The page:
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This is my circuit:

enter image description here

The task is to get \$V_0\$ using Norton's theorem. My problem here is how current sources work.

I tried to use mesh analysis first, but didn't know how to.

Then I tried to use nodal analysis. Here I short-circuited AB (for Norton's theorem) and got this with nodal analayis:

enter image description here

(Sorry, couldn't do it another way.)

Here I got the follow equations:

$$I_2 - I_1 - I_0 - I_3= 0$$ $$I_0 - I_5 - I_4= 0$$ $$I_{sc}= I_1 + I_5 $$

This gives:

$$\frac{V_0 - V_1}{3000} - \frac{(V1-0)}{4000} - 0.004 - \frac{V1-0}{6000}= 0$$ $$I_0 - \frac{V_2 - 0}{8000} - \frac{V2-0}{2000}= 0$$ $$I_{sc}= I_1 + I_5 $$

and then I would solve it to obtain \$ I_{sc}\$. But I don't know if I'm using nodal analysis properly. I'm looking the way to use mesh and nodal analysis for Norton's theorem in this circuit.

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My problem here is how current source works.

The beauty of source transformation

If I redrew your original circuit like this: -

enter image description here

Would you find it easier to solve?

Would you know what to do next to simplify it even further?

The redrawn circuit that splits the current source into two current sources is generally using a technique called "source transformation". So, you use source transformation to make it easier to simplify other parts of the circuit and then keep drilling down until it's really very simple and obvious.

The next step

For instance the next step (as I see it) is to convert the 6 volt source and its associated 3 kΩ resistor into a 2 mA current source in parallel with 3 kΩ and, that new current source is in parallel with the 4 mA source that got split due to source transformation. The 3 kΩ is in parallel with the 6 kΩ and so, you have a combined current source of 4 mA - 2 mA (pointing down) in parallel with a combined resistor of 2 kΩ: -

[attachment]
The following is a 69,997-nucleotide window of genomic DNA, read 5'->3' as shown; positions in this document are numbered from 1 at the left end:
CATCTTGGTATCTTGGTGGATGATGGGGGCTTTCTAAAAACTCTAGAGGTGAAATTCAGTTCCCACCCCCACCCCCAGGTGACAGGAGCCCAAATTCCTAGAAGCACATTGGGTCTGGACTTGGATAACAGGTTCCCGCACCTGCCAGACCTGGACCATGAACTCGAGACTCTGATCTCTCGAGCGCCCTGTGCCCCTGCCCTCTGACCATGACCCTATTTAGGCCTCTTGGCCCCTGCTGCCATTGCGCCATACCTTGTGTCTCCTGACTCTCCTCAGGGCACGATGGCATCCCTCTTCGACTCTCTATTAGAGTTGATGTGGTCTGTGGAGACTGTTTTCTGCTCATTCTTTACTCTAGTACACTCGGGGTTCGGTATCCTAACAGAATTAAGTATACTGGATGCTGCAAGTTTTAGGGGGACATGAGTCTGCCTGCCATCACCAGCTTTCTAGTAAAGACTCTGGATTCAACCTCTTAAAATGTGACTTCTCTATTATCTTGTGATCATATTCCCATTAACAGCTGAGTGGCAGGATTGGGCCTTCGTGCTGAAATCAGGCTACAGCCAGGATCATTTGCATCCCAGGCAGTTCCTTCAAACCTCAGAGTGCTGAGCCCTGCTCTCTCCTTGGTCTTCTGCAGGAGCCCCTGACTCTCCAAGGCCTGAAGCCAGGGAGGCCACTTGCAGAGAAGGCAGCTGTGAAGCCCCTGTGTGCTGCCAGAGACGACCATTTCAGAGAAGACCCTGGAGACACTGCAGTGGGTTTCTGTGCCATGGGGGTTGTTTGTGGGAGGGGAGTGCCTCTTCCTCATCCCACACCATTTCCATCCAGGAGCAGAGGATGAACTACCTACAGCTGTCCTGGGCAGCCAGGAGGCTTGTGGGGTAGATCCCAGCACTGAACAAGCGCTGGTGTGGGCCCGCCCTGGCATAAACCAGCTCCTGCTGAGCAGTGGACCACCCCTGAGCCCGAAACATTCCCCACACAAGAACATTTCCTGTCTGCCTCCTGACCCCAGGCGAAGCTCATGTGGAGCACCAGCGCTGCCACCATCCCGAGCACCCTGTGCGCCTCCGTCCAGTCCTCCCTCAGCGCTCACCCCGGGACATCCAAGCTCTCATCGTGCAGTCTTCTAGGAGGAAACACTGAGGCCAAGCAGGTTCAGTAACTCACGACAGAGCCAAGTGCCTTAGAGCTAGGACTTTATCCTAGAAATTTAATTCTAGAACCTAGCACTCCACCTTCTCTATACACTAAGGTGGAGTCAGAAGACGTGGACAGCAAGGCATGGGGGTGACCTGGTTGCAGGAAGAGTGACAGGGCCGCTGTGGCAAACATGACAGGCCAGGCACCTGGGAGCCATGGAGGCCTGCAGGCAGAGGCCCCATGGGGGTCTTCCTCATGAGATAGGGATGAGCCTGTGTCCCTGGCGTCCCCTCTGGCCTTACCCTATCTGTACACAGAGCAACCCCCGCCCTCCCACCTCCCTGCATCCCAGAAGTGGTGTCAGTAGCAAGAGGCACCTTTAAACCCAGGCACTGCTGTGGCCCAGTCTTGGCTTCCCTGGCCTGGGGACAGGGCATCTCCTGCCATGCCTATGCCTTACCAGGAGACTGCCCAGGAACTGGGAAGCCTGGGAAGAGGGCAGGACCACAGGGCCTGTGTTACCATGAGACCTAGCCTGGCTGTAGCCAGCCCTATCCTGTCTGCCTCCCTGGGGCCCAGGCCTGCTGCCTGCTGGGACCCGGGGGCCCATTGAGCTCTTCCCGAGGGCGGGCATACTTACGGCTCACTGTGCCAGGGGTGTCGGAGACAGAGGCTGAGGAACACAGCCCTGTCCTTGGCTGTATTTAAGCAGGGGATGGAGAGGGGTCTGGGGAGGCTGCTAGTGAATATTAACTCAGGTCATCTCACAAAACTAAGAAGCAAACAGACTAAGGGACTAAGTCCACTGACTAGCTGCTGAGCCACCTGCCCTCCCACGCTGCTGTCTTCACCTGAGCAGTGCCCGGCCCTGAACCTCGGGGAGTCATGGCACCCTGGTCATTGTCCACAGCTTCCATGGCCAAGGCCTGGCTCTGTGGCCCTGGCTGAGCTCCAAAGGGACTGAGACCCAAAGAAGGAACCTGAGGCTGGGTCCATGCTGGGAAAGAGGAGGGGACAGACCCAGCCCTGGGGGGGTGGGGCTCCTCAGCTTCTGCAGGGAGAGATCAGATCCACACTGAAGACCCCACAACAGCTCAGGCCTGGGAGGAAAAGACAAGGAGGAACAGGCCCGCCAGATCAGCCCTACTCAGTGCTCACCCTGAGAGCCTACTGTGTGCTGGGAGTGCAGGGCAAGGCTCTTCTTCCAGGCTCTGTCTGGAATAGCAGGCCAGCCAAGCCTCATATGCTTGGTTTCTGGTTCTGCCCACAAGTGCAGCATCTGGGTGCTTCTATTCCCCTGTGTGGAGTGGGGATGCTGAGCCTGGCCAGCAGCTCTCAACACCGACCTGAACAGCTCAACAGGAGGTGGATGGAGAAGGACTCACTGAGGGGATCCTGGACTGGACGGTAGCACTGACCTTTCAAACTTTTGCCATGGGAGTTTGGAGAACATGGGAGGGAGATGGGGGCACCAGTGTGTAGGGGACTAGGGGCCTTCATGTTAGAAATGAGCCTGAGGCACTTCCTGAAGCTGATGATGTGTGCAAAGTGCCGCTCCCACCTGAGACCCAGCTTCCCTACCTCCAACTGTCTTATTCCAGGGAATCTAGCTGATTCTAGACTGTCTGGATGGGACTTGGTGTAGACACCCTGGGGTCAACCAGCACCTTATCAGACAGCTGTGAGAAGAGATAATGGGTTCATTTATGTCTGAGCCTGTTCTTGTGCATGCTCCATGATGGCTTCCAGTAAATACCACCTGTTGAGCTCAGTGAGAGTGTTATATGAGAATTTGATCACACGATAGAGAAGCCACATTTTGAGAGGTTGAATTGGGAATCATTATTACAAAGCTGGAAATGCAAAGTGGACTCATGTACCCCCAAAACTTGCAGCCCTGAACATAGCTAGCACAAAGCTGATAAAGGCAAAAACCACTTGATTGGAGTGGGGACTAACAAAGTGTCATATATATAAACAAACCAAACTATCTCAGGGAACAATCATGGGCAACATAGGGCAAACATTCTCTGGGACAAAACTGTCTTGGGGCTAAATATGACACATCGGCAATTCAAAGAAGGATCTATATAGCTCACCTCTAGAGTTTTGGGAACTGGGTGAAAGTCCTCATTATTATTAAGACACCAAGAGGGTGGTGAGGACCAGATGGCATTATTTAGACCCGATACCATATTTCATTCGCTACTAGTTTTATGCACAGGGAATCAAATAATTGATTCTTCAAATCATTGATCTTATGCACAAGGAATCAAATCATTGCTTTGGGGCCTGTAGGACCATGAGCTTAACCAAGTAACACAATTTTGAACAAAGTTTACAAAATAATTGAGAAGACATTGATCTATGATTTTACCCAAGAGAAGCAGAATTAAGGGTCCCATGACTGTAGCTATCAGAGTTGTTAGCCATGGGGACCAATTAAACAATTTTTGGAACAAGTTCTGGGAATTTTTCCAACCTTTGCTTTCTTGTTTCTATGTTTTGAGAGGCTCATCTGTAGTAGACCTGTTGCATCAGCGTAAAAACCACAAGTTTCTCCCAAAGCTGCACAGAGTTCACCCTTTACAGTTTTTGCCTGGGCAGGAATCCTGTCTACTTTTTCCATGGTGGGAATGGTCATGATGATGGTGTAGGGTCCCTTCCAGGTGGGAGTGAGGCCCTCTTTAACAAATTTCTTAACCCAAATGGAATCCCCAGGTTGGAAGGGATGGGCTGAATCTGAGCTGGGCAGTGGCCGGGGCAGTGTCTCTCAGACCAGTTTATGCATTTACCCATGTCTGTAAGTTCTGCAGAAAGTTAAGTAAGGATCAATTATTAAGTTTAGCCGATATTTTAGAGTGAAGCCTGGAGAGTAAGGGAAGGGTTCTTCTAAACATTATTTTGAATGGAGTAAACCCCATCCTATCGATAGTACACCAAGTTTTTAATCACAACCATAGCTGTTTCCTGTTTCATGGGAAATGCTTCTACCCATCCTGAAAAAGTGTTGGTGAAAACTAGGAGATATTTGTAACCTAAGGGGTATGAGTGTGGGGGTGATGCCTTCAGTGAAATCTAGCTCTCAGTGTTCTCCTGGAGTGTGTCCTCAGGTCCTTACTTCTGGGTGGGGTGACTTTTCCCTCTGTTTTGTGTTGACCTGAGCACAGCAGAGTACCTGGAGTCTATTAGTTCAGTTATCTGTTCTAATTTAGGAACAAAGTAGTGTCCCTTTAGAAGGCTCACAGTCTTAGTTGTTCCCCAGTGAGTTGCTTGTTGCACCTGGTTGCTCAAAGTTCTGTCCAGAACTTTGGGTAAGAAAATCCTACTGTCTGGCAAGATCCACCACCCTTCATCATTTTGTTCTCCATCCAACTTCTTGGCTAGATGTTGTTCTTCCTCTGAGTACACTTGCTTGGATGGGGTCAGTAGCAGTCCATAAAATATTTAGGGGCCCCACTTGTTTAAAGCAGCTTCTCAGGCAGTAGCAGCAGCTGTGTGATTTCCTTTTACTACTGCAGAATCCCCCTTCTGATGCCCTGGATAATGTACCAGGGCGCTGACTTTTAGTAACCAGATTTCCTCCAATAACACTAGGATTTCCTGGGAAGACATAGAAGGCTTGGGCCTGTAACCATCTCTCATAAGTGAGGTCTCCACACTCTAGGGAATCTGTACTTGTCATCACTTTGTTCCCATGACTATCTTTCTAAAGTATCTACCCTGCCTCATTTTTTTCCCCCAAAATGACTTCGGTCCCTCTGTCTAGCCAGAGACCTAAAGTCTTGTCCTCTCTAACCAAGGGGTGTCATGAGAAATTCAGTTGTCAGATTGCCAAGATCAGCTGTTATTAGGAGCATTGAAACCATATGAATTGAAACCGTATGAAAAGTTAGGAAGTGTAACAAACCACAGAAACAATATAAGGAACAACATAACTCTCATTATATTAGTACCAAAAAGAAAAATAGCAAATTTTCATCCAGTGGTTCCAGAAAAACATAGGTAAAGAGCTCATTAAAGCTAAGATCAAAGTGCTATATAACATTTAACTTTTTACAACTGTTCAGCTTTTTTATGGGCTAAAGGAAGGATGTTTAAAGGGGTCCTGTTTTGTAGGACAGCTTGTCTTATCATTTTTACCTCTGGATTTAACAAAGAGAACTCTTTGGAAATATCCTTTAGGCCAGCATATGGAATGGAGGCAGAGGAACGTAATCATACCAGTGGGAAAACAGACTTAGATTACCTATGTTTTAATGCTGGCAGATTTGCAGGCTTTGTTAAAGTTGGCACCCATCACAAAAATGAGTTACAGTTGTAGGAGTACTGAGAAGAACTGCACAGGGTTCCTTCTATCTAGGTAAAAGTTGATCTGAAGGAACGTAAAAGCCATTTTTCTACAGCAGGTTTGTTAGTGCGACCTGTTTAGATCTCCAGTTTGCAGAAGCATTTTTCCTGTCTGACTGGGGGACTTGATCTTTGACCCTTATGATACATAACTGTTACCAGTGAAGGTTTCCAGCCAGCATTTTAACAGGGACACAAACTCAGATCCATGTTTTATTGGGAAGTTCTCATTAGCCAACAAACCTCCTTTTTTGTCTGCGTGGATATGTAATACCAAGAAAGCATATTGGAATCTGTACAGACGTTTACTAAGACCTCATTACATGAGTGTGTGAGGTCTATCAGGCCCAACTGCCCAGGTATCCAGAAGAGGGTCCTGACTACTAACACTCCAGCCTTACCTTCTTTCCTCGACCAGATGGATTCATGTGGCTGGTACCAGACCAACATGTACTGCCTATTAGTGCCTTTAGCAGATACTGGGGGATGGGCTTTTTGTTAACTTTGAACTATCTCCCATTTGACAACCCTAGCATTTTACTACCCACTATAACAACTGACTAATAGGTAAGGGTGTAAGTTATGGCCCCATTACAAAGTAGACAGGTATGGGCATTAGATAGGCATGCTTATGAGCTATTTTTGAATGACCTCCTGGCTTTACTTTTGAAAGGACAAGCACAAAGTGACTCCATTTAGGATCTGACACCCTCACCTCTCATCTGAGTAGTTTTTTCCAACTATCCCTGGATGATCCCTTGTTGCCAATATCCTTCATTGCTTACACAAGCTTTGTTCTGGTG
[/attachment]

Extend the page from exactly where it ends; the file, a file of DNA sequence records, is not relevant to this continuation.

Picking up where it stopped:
enter image description here

enter image description here

This circuit can then be converted to a -4 volt voltage source in series with 2 kΩ and the circuit is halfway simplified and the resulting position of the new 2 kΩ is directly and unambiguously in series with the horizontal 4 kΩ resistor. See below for the conversion and simultaneously, I changed the other current source and it's 2 kΩ resistor to a series voltage source: -

enter image description here

How simple does it look now and how much more simplification can be done? Convert both the voltage sources and their total series resistances (6 kΩ and 10 kΩ) to current sources in parallel with their total series resistances and bingo you are just about done.

Then combine current sources into one current source and combine all the parallel resistors into one resistor and you get the thevenin voltage and the thevenin resistance.

Of course if you want to use math...

Then that's up to you but you won't really learn much about how to look at a circuit and simplify it and that, is more important than blindly applying math. Of course, there are occasions when you cannot proceed without math/algebra but, not on this occasion.

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    \$\begingroup\$ sorry i never gave confirmation. It is now \$\endgroup\$ Feb 1 at 23:54

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